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Fletchers fails to get declaration on third-party insurance after SkyCity fire

9 Jun 2023

| Author: Heidi Bendikson

High Court Rules 2016, rr 12.2(1) and 15.1(1) – application for declaratory relief via summary judgment – application to strike out cause of action – insurance policy interpretation – insurance cover for construction contract indemnity – whether third party insurance policy includes voluntarily assumed liability – whether third party insurance policy includes claims arising from damage to works 

Fletcher Construction Company Limited v Chubb Insurance New Zealand Limited [2023] NZHC 943 per Gardiner AJ.

Fletcher Construction Limited (Fletchers) was head contractor working on the construction of the convention centre and car parks (contract works) for SkyCity Entertainment Group. The building contract included an indemnity clause in which Fletchers indemnified SkyCity against any liability incurred by it in respect of the contract works.

SkyCity had entered a contract with MPF Parking NZ (MPF) to deliver car parks at specified dates. The car parks for the project were to be completed in two tranches, the first being completed at the end of 2018.

SkyCity negotiated Fletchers’ third-party insurance for the contract works with Chubb Insurance New Zealand. The policy provided that the insurers would pay for insured sums, which the insured would become legally obligated to pay as compensation for property damage and included a “damage to works” exclusion (exclusion six).

In 2019, after MPF had taken possession of the first tranche of car parks, a fire engulfed the roof of the convention centre under construction. Water from firefighting efforts reached other levels of the building and damaged 600 car parks below.

SkyCity demanded Fletchers indemnify it for the $22 million demanded by MPF for the late delivery of both tranches of car parks.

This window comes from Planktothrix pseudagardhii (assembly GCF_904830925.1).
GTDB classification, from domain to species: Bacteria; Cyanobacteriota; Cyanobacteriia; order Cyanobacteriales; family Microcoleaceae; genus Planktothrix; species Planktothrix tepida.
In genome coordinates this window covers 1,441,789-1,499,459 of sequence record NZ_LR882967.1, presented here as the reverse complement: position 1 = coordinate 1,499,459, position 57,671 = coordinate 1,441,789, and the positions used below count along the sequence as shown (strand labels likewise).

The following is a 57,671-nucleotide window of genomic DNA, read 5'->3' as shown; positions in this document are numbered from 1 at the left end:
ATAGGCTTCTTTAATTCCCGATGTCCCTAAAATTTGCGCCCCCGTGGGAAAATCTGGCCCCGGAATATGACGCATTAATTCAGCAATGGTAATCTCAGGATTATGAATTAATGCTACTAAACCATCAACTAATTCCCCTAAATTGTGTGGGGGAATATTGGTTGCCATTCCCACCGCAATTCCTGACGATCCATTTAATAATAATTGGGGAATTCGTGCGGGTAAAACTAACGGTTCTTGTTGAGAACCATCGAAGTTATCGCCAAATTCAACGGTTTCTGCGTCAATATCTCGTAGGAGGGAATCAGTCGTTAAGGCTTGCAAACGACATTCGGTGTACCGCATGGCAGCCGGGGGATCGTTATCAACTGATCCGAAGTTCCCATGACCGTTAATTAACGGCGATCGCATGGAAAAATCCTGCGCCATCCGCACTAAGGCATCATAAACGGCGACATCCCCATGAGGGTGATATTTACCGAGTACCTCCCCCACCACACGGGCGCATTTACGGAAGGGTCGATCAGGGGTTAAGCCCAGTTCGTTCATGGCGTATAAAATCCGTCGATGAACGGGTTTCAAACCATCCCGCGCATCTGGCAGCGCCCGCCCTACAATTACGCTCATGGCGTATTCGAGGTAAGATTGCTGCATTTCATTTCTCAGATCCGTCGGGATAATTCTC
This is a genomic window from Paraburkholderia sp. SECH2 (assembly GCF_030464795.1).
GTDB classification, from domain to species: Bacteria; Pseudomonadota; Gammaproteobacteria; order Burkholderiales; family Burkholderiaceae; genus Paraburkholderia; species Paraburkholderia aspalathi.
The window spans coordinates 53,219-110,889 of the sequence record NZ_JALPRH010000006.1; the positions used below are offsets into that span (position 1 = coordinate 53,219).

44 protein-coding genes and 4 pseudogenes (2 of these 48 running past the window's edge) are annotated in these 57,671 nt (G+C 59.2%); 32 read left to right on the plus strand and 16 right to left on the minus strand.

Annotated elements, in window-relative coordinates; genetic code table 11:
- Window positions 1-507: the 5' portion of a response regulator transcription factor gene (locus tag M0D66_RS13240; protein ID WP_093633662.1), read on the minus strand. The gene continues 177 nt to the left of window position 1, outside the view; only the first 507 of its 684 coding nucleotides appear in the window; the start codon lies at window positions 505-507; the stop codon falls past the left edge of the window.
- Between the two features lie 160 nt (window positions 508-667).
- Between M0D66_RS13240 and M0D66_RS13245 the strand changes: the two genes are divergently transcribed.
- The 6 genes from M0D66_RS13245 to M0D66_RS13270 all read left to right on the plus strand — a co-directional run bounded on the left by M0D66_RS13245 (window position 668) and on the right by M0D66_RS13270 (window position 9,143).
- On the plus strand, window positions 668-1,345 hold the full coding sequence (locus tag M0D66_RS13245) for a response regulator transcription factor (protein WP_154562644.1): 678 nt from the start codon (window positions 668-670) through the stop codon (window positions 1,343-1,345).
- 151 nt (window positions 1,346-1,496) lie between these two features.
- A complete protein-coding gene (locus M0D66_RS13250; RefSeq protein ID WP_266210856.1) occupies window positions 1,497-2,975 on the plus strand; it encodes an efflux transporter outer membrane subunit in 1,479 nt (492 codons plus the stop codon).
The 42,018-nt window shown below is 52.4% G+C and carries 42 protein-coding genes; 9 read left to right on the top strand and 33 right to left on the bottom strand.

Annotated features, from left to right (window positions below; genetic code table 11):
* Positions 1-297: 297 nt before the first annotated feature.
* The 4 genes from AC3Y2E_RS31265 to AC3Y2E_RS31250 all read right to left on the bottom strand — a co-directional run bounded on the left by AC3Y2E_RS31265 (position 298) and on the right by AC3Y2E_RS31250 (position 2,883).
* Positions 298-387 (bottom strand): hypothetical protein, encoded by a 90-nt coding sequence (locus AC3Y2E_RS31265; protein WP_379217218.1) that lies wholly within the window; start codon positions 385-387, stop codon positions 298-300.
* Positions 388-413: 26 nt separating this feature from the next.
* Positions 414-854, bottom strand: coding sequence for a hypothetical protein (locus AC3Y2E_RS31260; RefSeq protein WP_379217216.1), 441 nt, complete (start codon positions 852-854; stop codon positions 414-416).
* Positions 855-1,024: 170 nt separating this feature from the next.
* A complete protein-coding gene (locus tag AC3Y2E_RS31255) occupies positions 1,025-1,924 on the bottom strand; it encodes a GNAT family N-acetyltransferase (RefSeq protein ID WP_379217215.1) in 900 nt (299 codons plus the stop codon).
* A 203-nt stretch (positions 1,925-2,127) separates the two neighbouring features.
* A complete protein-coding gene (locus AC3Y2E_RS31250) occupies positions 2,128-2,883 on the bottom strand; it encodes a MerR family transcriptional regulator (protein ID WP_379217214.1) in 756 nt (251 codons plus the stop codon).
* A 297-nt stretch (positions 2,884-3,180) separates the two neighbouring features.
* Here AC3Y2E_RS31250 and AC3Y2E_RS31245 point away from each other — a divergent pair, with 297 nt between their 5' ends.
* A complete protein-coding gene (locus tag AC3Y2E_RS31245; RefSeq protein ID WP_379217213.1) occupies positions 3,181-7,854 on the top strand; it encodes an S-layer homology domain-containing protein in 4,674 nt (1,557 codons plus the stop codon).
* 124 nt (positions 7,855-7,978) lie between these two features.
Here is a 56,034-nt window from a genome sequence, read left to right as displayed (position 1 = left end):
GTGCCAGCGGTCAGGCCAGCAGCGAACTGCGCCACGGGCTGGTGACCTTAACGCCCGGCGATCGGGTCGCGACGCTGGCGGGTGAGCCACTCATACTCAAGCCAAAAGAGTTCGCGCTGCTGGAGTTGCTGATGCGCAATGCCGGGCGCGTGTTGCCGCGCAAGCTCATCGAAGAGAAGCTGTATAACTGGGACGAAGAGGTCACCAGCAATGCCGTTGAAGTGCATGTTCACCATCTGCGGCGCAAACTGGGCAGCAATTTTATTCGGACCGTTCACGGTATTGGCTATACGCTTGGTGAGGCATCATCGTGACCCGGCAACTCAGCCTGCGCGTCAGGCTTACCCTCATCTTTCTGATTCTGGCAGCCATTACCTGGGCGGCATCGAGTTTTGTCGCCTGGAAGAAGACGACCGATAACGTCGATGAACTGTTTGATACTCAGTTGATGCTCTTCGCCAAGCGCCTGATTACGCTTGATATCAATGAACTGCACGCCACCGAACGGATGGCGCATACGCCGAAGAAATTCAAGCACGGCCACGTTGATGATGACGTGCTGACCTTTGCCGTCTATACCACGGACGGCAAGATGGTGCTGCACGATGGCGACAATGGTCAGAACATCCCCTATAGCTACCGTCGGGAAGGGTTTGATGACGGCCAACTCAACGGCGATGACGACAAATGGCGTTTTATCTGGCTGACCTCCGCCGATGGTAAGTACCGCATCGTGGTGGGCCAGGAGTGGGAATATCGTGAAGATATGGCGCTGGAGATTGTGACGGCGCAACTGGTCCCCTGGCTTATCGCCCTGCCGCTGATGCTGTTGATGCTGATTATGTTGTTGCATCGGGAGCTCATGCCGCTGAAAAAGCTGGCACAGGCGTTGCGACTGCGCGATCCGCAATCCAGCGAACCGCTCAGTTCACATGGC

Chubb agreed to pay out third-party insurance in respect of the completed first trancheof car parks, but declined cover for the remaining tranche, saying they were still under construction when the fire occurred and therefore were not third-party property covered by the policy.

Applicable principles –  whether Chubb’s interpretation of policy reasonably arguable –discussion about distinction between claims advanced in contract and tort and claims pursuant to an indemnity clause in the contract – High Court found it was at least reasonably arguable that Chubb did not intend that Fletchers would be indemnified against any third- party liability assumed under a contract for indemnity, unless the indemnity was specified in the policy – High Court found it was reasonably arguable that exclusion six excludes liability to a third party for economic loss originating from loss or damage to the contract works – whether the meaning of the policy could be resolved without further background context (High Court found it could not) – High Court noted evidence between SkyCity’s broker and insurer may be relevant to interpretation – discussion about contextual evidence –  whether, even if summary judgment declined, statement of claim should be struck out because the court could not make declaration sought without further information – discussion of principles around declarations – discussion of factual assumptions required, including whether the fire (or other factors such as covid-19) caused the delay in car parks – High Court found declaration problematic in requiring the court to interpret policy and indemnity without critical facts about the claim and in the absence of SkyCity – discussion between difference in Fletchers’ liability to SkyCity under construction contract, which relates to “any liability incurred”, and the policy that relates to “all sums which the insured shall become legally obligated to pay as compensation” – High Court found it could declare, on the facts before it and without the involvement of SkyCity, the declaration sought, but declined to strike out on the basis the declaration could be confined to the proper meaning of the policy.

Held: Fletchers’ interlocutory application for summary judgment dismissed. Chubb’s interlocutory application to strike out is dismissed. Fletchers to replead statement of claim within 25 working days. Costs on summary judgment reserved. Chubb awarded costs on strike-out application despite dismissal of application because of its argument the pleaded statement of claim disclosed no arguable cause of action.

fletcher_v_chubb_jud_20230531

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